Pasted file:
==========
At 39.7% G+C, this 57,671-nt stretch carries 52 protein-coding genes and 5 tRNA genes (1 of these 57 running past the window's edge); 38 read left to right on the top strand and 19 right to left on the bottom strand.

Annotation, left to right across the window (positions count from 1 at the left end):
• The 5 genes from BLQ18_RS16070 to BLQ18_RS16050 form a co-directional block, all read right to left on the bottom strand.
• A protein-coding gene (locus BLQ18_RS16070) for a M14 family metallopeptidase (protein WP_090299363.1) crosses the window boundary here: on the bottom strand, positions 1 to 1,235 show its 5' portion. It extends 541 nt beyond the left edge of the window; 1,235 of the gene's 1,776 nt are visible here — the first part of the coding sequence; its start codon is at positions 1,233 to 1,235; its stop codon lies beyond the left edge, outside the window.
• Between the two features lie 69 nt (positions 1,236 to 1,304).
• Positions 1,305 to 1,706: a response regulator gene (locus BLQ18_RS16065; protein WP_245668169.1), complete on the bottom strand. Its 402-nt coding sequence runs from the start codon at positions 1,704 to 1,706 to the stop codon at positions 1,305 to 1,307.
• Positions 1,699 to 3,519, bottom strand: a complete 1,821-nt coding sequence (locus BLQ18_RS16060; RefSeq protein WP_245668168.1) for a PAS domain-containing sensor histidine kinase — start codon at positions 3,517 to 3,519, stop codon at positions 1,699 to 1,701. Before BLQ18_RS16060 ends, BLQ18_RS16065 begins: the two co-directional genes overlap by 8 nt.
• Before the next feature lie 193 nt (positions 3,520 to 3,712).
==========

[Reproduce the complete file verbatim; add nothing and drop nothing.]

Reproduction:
At 39.7% G+C, this 57,671-nt stretch carries 52 protein-coding genes and 5 tRNA genes (1 of these 57 running past the window's edge); 38 read left to right on the top strand and 19 right to left on the bottom strand.

Annotation, left to right across the window (positions count from 1 at the left end):
• The 5 genes from BLQ18_RS16070 to BLQ18_RS16050 form a co-directional block, all read right to left on the bottom strand.
• A protein-coding gene (locus BLQ18_RS16070) for a M14 family metallopeptidase (protein WP_090299363.1) crosses the window boundary here: on the bottom strand, positions 1 to 1,235 show its 5' portion. It extends 541 nt beyond the left edge of the window; 1,235 of the gene's 1,776 nt are visible here — the first part of the coding sequence; its start codon is at positions 1,233 to 1,235; its stop codon lies beyond the left edge, outside the window.
• Between the two features lie 69 nt (positions 1,236 to 1,304).
• Positions 1,305 to 1,706: a response regulator gene (locus BLQ18_RS16065; protein WP_245668169.1), complete on the bottom strand. Its 402-nt coding sequence runs from the start codon at positions 1,704 to 1,706 to the stop codon at positions 1,305 to 1,307.
• Positions 1,699 to 3,519, bottom strand: a complete 1,821-nt coding sequence (locus BLQ18_RS16060; RefSeq protein WP_245668168.1) for a PAS domain-containing sensor histidine kinase — start codon at positions 3,517 to 3,519, stop codon at positions 1,699 to 1,701. Before BLQ18_RS16060 ends, BLQ18_RS16065 begins: the two co-directional genes overlap by 8 nt.
• Before the next feature lie 193 nt (positions 3,520 to 3,712).